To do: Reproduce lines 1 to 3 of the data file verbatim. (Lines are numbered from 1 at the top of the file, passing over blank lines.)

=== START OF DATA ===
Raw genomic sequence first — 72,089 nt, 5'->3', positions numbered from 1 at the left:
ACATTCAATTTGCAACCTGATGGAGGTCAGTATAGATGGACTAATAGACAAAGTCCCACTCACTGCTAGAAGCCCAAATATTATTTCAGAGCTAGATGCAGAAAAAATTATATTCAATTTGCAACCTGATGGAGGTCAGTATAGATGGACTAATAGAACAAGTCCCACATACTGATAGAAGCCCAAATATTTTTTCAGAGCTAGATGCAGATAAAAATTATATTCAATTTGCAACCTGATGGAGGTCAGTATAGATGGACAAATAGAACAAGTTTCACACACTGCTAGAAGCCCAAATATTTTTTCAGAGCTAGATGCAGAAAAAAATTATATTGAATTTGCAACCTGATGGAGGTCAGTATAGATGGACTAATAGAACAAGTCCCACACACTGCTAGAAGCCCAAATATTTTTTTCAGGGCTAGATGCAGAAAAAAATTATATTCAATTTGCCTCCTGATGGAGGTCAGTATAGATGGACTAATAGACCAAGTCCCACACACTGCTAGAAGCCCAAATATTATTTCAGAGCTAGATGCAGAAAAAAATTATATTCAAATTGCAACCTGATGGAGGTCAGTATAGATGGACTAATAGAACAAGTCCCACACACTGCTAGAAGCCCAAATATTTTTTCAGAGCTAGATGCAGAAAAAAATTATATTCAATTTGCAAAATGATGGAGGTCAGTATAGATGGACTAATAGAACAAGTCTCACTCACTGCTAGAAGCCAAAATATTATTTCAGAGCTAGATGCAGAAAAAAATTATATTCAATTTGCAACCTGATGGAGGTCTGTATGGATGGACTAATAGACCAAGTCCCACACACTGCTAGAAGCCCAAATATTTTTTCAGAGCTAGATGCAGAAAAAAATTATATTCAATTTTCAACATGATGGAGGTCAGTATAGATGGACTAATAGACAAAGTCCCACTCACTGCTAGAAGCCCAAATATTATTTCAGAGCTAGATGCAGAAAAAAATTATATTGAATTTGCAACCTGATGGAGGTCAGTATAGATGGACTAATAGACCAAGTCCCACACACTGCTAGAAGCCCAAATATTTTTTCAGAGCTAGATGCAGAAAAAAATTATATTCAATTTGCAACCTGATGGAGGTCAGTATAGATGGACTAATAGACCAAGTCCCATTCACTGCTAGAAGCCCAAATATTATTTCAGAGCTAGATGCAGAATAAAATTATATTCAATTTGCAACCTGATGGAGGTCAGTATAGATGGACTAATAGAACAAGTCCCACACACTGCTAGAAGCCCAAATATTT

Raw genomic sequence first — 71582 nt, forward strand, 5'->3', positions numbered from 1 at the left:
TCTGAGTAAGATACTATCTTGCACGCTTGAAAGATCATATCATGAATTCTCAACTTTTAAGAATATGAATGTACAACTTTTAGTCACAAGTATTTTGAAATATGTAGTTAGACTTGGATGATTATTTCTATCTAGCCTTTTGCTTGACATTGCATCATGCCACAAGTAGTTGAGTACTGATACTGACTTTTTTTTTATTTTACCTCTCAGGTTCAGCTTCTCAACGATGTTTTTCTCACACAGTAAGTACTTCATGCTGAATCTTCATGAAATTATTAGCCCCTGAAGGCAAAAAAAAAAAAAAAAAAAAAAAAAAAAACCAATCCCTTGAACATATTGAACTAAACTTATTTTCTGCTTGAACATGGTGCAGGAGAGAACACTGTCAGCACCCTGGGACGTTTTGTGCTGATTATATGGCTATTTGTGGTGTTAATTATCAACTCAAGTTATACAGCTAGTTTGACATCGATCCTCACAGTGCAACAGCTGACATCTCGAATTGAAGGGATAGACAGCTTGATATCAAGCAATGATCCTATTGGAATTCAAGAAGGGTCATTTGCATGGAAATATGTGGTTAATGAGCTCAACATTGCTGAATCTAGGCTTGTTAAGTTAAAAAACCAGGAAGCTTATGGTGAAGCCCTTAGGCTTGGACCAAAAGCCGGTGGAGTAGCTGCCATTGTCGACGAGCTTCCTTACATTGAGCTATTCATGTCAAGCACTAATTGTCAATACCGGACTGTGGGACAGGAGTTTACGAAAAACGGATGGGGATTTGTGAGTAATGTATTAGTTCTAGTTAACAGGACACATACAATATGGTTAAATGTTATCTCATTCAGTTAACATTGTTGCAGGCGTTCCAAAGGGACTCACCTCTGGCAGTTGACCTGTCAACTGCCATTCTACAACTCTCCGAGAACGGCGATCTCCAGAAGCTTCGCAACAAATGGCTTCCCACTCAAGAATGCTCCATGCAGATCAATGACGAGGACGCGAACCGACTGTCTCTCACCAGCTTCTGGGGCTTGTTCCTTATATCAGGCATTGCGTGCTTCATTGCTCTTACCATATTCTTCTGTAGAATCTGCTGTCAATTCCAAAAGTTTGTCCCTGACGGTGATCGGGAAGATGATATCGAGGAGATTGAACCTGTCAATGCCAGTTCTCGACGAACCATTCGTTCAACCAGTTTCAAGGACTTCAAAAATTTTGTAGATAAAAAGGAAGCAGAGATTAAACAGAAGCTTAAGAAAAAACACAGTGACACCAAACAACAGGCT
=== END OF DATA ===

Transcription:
Raw genomic sequence first — 72,089 nt, 5'->3', positions numbered from 1 at the left:
ACATTCAATTTGCAACCTGATGGAGGTCAGTATAGATGGACTAATAGACAAAGTCCCACTCACTGCTAGAAGCCCAAATATTATTTCAGAGCTAGATGCAGAAAAAATTATATTCAATTTGCAACCTGATGGAGGTCAGTATAGATGGACTAATAGAACAAGTCCCACATACTGATAGAAGCCCAAATATTTTTTCAGAGCTAGATGCAGATAAAAATTATATTCAATTTGCAACCTGATGGAGGTCAGTATAGATGGACAAATAGAACAAGTTTCACACACTGCTAGAAGCCCAAATATTTTTTCAGAGCTAGATGCAGAAAAAAATTATATTGAATTTGCAACCTGATGGAGGTCAGTATAGATGGACTAATAGAACAAGTCCCACACACTGCTAGAAGCCCAAATATTTTTTTCAGGGCTAGATGCAGAAAAAAATTATATTCAATTTGCCTCCTGATGGAGGTCAGTATAGATGGACTAATAGACCAAGTCCCACACACTGCTAGAAGCCCAAATATTATTTCAGAGCTAGATGCAGAAAAAAATTATATTCAAATTGCAACCTGATGGAGGTCAGTATAGATGGACTAATAGAACAAGTCCCACACACTGCTAGAAGCCCAAATATTTTTTCAGAGCTAGATGCAGAAAAAAATTATATTCAATTTGCAAAATGATGGAGGTCAGTATAGATGGACTAATAGAACAAGTCTCACTCACTGCTAGAAGCCAAAATATTATTTCAGAGCTAGATGCAGAAAAAAATTATATTCAATTTGCAACCTGATGGAGGTCTGTATGGATGGACTAATAGACCAAGTCCCACACACTGCTAGAAGCCCAAATATTTTTTCAGAGCTAGATGCAGAAAAAAATTATATTCAATTTTCAACATGATGGAGGTCAGTATAGATGGACTAATAGACAAAGTCCCACTCACTGCTAGAAGCCCAAATATTATTTCAGAGCTAGATGCAGAAAAAAATTATATTGAATTTGCAACCTGATGGAGGTCAGTATAGATGGACTAATAGACCAAGTCCCACACACTGCTAGAAGCCCAAATATTTTTTCAGAGCTAGATGCAGAAAAAAATTATATTCAATTTGCAACCTGATGGAGGTCAGTATAGATGGACTAATAGACCAAGTCCCATTCACTGCTAGAAGCCCAAATATTATTTCAGAGCTAGATGCAGAATAAAATTATATTCAATTTGCAACCTGATGGAGGTCAGTATAGATGGACTAATAGAACAAGTCCCACACACTGCTAGAAGCCCAAATATTT

Raw genomic sequence first — 71582 nt, forward strand, 5'->3', positions numbered from 1 at the left: